When I arrived, my airbnb host, Dragan, pointed to a structure on the hill across the way. “That is the Eiffel Tower of Prague,” he said. “You can climb to the top and see a beautiful view.”

So, we did. This climb was 299 steps to the top, but the turning diameter wasn’t quite as tight as the South Tower, which prevented on onslaught of dizziness. The view from the top was spectacular. Even though it was a hazy day, you could see across the city, spires and turrets dotting the skyline.

And on the way out of the park, we passed a Magical Cavern! I didn’t get too close to discover what made it magical. I’m guessing trolls and such.

Walking through brightly colored fallen leaves makes me happy.



Upon the recommendation of my airbnb host, Dragan, I spent the afternoon at the Rudolfinium Gallery engaged in Controversies – A Legal and Ethical History of Photography. It was one of the most well-curated and thought-provoking exhibits I’ve been to in a long time. As I entered the first room of photographs, I was given a metal clip. I wasn’t sure what to do with it, then noticed that each photograph in the exhibition had a stack of papers beside it. The history of the photograph and the reason it was included in the exhibit was included in Czech on one side and English on the other. The papers had holes punched in them and stacked neatly on the clip, so that by the end of the exhibition I had my own exhibition memoir. Just another thing that Prague does so right (in addition to ceilings, beer, castles, and heated towel racks).

The first piece in the exhibit highlighted the Portrait of the Count of Cavour by Mayer and Pierson. The photographers discovered that others were reproducing their portrait and took them to court, claiming the other reproductions were fake. Legally, in order for something to be considered fake, the original had to be a work of art. Was photography art? The Parisian courts ruled yes and photography gained the status of art in 1862.

From there, the exhibit focused on what is considered art, particularly around socially controversial topics (i.e. child nudity, nudity in general, alternative lifestyles); when subjects should be compensated for being photographed; what constitutes plagiarism in use of photographs or ideas; and the use of photographs for propaganda.

The last point, using photographs to further propaganda, particularly resonated with me. Images move me. I see a picture and a lasting impression is made. What then, when the image isn’t representing what it claims?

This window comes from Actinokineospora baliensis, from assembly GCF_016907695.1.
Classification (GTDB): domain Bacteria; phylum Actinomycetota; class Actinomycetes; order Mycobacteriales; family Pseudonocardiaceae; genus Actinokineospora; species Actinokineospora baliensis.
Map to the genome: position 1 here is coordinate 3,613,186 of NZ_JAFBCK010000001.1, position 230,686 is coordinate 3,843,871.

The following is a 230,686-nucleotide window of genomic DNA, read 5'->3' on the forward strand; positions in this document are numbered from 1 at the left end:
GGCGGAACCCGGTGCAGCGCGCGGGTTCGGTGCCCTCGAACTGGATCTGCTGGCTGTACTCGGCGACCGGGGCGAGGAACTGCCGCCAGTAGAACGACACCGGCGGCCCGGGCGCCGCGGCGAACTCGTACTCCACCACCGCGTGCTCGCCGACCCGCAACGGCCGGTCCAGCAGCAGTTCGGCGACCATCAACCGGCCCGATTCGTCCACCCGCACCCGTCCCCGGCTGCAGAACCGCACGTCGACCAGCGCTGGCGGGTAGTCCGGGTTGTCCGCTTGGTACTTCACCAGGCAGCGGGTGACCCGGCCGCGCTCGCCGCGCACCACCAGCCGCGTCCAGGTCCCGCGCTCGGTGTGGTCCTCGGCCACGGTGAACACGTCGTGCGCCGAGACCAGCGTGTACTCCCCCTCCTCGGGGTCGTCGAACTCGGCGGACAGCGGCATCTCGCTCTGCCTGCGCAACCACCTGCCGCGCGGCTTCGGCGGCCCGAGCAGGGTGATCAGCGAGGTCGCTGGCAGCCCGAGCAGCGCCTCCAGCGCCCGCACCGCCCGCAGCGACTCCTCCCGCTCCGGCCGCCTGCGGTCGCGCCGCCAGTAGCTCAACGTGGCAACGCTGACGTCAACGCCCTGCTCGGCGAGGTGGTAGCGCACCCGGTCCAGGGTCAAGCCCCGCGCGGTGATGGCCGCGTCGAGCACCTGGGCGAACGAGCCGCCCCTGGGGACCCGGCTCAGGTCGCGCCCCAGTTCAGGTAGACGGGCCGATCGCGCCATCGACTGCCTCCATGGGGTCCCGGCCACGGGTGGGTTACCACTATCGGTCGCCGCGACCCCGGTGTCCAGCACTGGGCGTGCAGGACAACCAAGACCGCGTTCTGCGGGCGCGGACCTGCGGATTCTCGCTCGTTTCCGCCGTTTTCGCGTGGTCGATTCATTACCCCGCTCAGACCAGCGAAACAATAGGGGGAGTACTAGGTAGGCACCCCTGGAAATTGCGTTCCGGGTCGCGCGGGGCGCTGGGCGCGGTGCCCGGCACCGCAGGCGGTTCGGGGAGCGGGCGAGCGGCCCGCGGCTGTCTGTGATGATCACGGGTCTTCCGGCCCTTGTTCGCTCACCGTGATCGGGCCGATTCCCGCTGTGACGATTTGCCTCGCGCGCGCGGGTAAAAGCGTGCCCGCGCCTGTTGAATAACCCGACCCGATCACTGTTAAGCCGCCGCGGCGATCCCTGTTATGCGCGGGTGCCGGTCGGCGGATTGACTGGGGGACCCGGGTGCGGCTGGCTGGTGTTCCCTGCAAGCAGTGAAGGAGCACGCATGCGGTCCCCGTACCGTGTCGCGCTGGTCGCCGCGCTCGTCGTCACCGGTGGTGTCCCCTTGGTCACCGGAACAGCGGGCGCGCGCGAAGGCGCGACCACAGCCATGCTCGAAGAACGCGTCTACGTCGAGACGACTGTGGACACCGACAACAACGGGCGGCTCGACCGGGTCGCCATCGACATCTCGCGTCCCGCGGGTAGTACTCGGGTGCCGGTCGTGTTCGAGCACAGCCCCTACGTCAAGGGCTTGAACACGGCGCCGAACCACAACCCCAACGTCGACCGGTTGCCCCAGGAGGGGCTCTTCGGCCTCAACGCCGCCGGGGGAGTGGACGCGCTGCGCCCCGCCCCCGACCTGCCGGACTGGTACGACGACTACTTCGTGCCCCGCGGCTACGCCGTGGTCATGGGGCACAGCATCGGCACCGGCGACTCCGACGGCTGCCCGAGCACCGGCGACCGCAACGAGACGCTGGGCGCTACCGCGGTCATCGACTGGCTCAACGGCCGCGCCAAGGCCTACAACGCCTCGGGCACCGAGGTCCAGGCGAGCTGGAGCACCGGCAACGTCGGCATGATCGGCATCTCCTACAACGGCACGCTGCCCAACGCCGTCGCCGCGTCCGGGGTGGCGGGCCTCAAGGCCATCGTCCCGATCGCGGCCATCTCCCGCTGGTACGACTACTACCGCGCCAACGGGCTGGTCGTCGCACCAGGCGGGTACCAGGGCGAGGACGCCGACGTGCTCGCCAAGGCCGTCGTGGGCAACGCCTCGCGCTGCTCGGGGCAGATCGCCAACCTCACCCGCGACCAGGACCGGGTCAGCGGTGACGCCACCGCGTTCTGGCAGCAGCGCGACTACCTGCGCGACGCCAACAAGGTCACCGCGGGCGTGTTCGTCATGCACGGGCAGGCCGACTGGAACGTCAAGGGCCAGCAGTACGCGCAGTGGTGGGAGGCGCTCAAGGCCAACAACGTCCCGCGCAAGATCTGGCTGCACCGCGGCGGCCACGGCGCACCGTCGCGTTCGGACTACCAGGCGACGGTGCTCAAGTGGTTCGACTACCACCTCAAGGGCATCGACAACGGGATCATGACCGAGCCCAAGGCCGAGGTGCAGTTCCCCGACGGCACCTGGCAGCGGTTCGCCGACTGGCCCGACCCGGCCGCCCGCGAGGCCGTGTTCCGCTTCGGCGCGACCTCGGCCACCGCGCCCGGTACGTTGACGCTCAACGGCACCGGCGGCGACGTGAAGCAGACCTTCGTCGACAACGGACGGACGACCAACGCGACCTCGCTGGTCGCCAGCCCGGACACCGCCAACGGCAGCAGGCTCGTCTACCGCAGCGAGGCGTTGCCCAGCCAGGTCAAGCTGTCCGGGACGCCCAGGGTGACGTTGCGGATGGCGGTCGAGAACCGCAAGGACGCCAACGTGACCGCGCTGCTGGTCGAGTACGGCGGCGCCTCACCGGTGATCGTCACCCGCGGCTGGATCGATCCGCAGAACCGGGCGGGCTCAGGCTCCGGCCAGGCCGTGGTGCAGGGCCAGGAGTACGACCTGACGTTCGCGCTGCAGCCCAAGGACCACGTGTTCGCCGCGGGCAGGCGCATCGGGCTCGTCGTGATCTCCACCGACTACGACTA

The most impressive example of this was the photo taken by Robert Maass in Timisoara, Romania.  I remember when this photo was published, and feeling naively horrified that such brutality continued to occur in the world. The photo was meant to convey the atrocities that took place during the dictatorship of Ceausescu. Later it was learned that leaders of the revolt had staged the photo session, and the man crying over the woman and baby in the mass grave wasn’t related to either. The woman was purported to have died of cirrhosis, and the baby (not hers), of SIDS.

Over a hundred photographs later, I was exiting the museum, still pondering the questions raised by the exhibit, and feeling simply in awe of seeing original prints of iconic photographs.

A Day at Prague Castle

One highlights of the day included exploring St Vitus Cathedral and marveling at the scale and the intricacy of everything. From the outside, the building is intimidating – huge blocks of carved stone, eerily dark. Once inside, however, there’s an abundance of light. In the stained glass windows, in the vaulted ceilings, in the light reflecting off of the gilded surfaces.

After the cathedral, I wandered around, getting lost in alleys and reading my map incorrectly. I figured it didn’t matter, though, as I was inside a walled area so I couldn’t get too lost, right? I love the cobblestone patterns, as well as the manhole covers. Works of art!

As I was looking to find my way out of the castle compound, I stumbled upon this poster. Robots? Why yes, please. Along with teddy bears, dollhouses, Christmas ornaments, wind-up toys, and a 50th anniversary tribute to Barbie.


287 Steps Later

I love the cobblestone streets and sidewalks here. I look at them from one angle then another, seeing different patterns from various perspectives. The designs are so intricate; I’m amazed such care was invested to create something people walk or drive on every day. Cobblestones aren’t easy to walk on, so they force me to slow down and see more of what’s around me.

I followed the cobblestone path up to the Prague Castle this afternoon. I was greeted by multitudes of enormous buildings and palatial courtyards. I ducked into St Vitus’ Cathedral and admired stained glass windows and vaulted ceilings. I eavesdropped on English-speaking tour guides explaining the history of the church. I saw a sign boasting excellent views from atop the South Tower, along with a warning sign there were 287 steps to climb. 287 steps? Not a problem.

Not a problem unless they are 287 steps in a circular stairway about two-feet wide, with people ascending and descending at the same time. Much to my surprise, I learned that I get dizzy very easily. It was impossible to see more than a couple of feet in front (or behind) as I climbed, so meeting others was a surprise, causing each of us to squoosh to the inside or outside of the narrow staircase.

I arrived at the top, breathing heavily, to which another tourist told me, “Only one more flight to go,” then laughed at the expression on my face. I was at the top and it was stupendous. I looked down at the courtyard in which I was recently standing, tourists scurrying around like tiny ants. I saw the river and multiple bridges. I saw waves of endless red rooftops. I saw spires of cathedrals. Well worth the climb.

Looking up at the South Tower

287 steps higher, looking down at the courtyard